I frequently hear people talk about how many “constitutional rights” we have lost under (fill in whichever President’s name). This brings up a very interesting misunderstanding about the origin of our rights… For one thing, our rights don’t come from the Constitution; the Constitution merely recognizes that our rights preexist it.

For instance, in the 2nd Amendment it goes like this:

“A well regulated militia being necessary to the security of a free state, the right of the people to keep and bear arms shall not be infringed.”

It says “the right of the people to keep and bear arms shall not be infringed” ..not “the people shall have the right to keep and bear arms” – this is a very important difference in syntax! This is true throughout the document, and the document even recognizes in the 9th Amendment that we have all the rights not specifically mentioned.

“The enumeration in the Constitution, of certain rights, shall not be construed to deny or disparage others retained by the people.”

If the Constitution gave rights, then the syntax of the 9th would say something like “that the people shall enjoy” or “that the people shall have” instead of retained by the people.”

The meaning of the subtle difference here is profound, and has vast implications! For instance, if the Constitution does not give us our rights, then what does it do? All that the Constitution does is give some very limited powers to the Federal Government, and it restricts some very limited items from the States as well. So a person who simply picks it up, and is told that this is your charter would have to assume that this document simply tells the feds what they CAN do. By the rules of construction (enumerated powers doctrine), these are the only things they can do as well… So if they can only do what is in the document, then those limits apply to their actions with respect to foreigners as well. So YES everybody including foreigners do have “Constitutional rights” as far as such a thing exists (because as I already stated, rights preexist the Constitution. They are part of our humanity).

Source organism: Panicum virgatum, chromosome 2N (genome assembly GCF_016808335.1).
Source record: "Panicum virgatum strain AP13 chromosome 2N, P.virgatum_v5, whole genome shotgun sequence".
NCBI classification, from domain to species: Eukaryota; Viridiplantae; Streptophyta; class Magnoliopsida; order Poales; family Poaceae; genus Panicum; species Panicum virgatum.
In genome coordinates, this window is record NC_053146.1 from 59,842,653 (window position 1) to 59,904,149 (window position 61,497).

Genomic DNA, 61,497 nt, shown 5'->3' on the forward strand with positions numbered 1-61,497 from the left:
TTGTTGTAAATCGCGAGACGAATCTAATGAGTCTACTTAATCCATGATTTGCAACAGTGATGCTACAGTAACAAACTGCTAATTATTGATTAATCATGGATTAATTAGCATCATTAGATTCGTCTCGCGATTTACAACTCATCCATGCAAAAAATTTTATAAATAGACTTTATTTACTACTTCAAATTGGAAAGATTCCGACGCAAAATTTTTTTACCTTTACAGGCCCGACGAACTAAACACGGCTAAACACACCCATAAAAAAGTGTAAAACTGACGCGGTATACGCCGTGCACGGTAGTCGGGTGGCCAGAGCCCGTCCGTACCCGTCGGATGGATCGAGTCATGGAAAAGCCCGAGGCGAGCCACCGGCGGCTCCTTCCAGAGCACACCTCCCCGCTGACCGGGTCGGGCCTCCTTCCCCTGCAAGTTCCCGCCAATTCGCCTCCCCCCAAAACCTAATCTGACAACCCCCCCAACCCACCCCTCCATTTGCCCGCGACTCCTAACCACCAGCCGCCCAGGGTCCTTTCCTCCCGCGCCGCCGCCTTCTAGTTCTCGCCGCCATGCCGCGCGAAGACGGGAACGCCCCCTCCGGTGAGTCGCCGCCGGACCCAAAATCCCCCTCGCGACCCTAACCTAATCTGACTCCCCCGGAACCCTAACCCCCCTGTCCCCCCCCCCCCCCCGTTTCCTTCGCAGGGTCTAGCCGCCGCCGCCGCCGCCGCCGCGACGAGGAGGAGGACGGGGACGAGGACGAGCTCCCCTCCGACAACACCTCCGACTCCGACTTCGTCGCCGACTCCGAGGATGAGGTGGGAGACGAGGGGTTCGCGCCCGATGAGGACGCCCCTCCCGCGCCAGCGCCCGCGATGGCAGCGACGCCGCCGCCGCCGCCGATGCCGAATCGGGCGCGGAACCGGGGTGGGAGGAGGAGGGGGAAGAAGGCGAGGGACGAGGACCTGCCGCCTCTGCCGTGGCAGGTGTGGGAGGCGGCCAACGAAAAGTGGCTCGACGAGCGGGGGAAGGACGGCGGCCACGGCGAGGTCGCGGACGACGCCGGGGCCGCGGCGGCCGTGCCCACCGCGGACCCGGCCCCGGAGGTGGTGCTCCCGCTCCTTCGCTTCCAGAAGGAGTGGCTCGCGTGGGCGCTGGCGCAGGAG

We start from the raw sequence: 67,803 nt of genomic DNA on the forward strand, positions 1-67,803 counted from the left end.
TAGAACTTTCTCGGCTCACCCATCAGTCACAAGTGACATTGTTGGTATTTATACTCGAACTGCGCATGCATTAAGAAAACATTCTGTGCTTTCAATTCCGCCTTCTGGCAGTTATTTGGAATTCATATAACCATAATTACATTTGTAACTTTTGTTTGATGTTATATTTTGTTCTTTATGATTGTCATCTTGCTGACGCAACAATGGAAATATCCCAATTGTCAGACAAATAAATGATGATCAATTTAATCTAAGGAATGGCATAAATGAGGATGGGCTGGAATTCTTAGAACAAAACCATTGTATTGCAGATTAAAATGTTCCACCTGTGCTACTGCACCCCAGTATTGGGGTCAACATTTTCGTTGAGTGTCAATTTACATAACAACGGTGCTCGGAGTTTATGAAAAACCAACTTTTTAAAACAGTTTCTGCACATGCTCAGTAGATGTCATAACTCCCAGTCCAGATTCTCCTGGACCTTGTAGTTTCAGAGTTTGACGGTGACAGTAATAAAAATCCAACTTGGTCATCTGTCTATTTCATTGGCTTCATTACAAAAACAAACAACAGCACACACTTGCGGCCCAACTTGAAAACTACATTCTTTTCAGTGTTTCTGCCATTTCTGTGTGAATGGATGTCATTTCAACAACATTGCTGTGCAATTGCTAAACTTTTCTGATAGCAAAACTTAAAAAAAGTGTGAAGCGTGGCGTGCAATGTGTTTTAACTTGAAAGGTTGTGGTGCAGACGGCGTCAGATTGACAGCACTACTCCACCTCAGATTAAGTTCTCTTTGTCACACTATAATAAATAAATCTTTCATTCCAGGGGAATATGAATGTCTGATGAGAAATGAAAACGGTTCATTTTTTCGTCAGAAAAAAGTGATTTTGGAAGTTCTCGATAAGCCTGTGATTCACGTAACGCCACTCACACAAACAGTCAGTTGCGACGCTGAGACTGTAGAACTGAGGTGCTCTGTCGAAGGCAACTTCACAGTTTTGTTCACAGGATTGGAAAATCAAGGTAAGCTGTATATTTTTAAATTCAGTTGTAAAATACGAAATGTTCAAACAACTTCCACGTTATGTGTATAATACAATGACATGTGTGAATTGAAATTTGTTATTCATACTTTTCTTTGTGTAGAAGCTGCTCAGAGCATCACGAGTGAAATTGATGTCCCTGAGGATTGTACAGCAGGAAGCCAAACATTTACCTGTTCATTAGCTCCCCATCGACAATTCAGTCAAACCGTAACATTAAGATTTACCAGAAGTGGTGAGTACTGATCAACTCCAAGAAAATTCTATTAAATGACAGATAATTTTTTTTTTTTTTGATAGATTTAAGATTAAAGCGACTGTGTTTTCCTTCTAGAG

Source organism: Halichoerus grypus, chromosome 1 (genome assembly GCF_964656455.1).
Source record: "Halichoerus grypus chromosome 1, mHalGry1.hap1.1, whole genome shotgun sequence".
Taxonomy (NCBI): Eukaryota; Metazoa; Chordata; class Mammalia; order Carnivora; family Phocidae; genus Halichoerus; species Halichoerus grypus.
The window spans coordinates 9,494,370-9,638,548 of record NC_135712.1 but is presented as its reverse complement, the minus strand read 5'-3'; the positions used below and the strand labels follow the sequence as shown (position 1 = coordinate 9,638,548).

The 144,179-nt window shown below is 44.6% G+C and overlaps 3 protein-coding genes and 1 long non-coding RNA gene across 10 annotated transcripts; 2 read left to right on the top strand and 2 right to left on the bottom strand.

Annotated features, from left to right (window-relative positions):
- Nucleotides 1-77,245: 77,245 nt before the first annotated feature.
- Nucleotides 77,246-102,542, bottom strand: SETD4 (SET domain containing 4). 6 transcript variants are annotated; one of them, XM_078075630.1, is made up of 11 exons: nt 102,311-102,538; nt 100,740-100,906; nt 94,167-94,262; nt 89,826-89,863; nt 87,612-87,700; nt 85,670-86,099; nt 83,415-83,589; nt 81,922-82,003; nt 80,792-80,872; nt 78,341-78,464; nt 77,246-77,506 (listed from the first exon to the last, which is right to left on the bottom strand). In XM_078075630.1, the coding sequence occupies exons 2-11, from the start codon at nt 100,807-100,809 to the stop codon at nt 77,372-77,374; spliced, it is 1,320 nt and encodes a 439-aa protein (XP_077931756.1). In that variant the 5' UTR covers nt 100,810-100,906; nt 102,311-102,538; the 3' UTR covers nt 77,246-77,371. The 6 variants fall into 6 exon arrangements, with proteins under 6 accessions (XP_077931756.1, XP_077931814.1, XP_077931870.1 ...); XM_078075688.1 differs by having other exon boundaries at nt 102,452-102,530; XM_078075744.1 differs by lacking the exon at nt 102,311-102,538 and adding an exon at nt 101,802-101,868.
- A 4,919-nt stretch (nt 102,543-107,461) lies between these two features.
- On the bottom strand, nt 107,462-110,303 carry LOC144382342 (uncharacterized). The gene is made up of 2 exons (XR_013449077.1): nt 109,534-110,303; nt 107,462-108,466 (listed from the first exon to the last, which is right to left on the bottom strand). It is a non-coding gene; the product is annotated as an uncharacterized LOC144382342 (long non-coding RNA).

This means that the idea that the Government can ship prisoners out of the country to be “interrogated” or that they may behave as if they are beyond the jurisdiction of the Constitution and US courts simply because they are operating outside the boundaries of the U.S., are false. The limits to them apply regardless of their location. The Constitution was passed immediately after a rebellion, and they understood that wars happen. If they wanted the Government to be able to suspend the limits of it’s powers during wartime, they would have included that in the document (as they did with Habeas Corpus privileges):

“The Privilege of the Writ of Habeas Corpus shall not be suspended, unless when in Cases of Rebellion or Invasion the public Safety may require it”

Obviously, with this Clause (Article I Section 9), they had in mind giving some powers during wartime – and did so. Now, what is the argument again… as to why we give them so much leeway during wartime? ..Something about.. “’they’ never could have imagined what we are facing today,” or something like that? The Constitution must protect every person in every article, or it protects nobody in any article! If the government ‘can’ violate the Constitution in small ways, then they subsequently WILL violate it in whatever way they want to!

It’s time for the people to succumb to the realization, that when they make arguments for diminished rights of others’ whom they deem less important, or the surrender of rights they view to be less important, they’re paving the way for the infringement of their most sacred rights!

The 10th Amendment

“The powers not delegated to the United States by the Constitution, nor prohibited by it to the States, are reserved to the States respectively, or to the people.”



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The 10th Amendment

History, meaning, and purpose - the "Foundation of the Constitution."

10th Amendment



Get an overview of the principles, background, and application in history - and today.